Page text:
The students’ perspective

Nicole Underwood is a third-year undergraduate student at the University of East Anglia. She has completed two summer placements — one at an independent pharmacy between her first and second years, and one at Boots between her second and third years.

To get the independent placement I just called a local pharmacy that offers an interesting range of clinical services. It was a good experience — I did a lot of dispensing, got to grips with the role of standard operating procedures, and I got to sit in on warfarin clinics delivered on and off the premises.

The pharmacist told me that “community pharmacy is what you make it” and from the time I spent there I could see the huge impact the pharmacy has on people’s lives. The pharmacist’s enthusiasm and ideas for the profession made me think about the essential role that community pharmacies can play.

Gareth Harris is a relief manager at The Co-operative Pharmacy, part of the Bestway group. Gareth completed a summer placement in his third year at Cardiff University, which led to a pre-registration placement in Wales with the Co-op and, after relocation, permanent employment in Plymouth as relief manager.

My first placement with the Co-operative Pharmacy was in my third year, so I chose my placement with an eye on the number of pre-registration placements on offer and also the pre-registration pass rates being achieved.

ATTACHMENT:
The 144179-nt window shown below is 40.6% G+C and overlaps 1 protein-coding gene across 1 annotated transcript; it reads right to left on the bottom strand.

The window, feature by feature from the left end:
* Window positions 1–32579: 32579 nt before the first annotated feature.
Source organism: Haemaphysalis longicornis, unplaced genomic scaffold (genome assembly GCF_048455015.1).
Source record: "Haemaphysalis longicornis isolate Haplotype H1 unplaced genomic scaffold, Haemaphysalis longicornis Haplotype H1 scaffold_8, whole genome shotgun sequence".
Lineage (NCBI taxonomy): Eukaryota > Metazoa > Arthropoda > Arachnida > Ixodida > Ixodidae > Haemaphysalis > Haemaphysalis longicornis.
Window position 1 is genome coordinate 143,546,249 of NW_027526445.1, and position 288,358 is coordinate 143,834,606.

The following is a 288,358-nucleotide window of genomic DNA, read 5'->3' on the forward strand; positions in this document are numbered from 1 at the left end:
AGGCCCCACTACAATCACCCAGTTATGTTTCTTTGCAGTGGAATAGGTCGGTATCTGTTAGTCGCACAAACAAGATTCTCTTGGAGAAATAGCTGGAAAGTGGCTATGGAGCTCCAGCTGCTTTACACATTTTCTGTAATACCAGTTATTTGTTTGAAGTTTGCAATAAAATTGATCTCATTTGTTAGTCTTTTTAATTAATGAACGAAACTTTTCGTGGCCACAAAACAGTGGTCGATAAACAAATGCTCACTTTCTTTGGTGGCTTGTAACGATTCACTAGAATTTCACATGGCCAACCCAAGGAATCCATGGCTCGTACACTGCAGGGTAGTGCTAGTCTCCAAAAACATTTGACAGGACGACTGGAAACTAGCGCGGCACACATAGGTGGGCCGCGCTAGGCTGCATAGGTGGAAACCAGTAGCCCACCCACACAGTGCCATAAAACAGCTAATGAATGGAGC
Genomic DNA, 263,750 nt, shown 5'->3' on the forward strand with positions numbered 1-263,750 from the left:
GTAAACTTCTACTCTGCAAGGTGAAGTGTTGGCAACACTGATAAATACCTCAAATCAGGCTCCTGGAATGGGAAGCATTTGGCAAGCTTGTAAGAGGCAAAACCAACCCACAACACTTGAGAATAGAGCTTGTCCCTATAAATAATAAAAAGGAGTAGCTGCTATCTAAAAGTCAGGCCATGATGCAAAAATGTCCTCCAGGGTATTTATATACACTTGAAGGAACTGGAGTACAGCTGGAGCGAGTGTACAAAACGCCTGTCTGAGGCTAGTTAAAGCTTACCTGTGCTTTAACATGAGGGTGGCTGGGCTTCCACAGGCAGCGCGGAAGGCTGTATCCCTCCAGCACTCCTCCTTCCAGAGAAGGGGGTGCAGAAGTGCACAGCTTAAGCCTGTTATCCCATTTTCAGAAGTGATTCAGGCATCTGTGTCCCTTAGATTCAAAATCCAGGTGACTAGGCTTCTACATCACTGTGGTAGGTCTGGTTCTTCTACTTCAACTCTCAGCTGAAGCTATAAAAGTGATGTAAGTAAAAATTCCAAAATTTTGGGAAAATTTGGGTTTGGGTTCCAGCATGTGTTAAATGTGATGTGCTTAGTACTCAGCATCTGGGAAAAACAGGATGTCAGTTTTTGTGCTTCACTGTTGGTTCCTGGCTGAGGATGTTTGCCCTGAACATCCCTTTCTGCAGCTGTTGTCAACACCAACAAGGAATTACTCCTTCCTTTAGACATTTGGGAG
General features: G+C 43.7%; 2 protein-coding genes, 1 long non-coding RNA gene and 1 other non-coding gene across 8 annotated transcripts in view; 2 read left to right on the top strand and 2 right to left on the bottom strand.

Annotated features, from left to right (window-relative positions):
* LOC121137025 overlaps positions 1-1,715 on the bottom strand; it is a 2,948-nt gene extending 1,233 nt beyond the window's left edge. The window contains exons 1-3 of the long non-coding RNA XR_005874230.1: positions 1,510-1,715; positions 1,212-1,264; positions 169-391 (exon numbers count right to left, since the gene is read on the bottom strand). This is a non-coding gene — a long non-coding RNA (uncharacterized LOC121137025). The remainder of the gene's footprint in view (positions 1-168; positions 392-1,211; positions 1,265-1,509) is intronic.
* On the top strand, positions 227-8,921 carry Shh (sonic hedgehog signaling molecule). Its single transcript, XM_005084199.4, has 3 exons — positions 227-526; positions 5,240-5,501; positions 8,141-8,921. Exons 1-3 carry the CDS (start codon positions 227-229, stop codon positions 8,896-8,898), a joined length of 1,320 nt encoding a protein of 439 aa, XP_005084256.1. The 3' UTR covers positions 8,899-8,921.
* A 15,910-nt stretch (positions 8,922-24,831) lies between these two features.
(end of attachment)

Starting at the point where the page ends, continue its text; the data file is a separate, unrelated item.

Since this was also my first placement in community pharmacy, my experience and knowledge of the sector was limited. I think what was appealing about my application was the emphasis I placed on personal characteristics, such as determination, and also the team-work that comes from my sporting activities.

My first week was spent shadowing various team roles, and in week two I started doing tasks such as the controlled drug balance check, some supervised dispensing and filling dosette trays. I was also given a file of activities to check off when completed. By the end of week four I felt I was part of the team and I did not want to leave.

To make the most of your placement, my advice is: “Don’t be afraid to ask questions, even if they seem a bit stupid”. The placement is a great opportunity to fill any gaps in your knowledge before you take examinations or start pre-registration training. I would also say: “Have the confidence to get involved”. You do have at least a year of university behind you, and you will have more to offer than you think – and there will always be more experienced staff on hand to help you.

Citation: The Pharmaceutical Journal URI: 20067392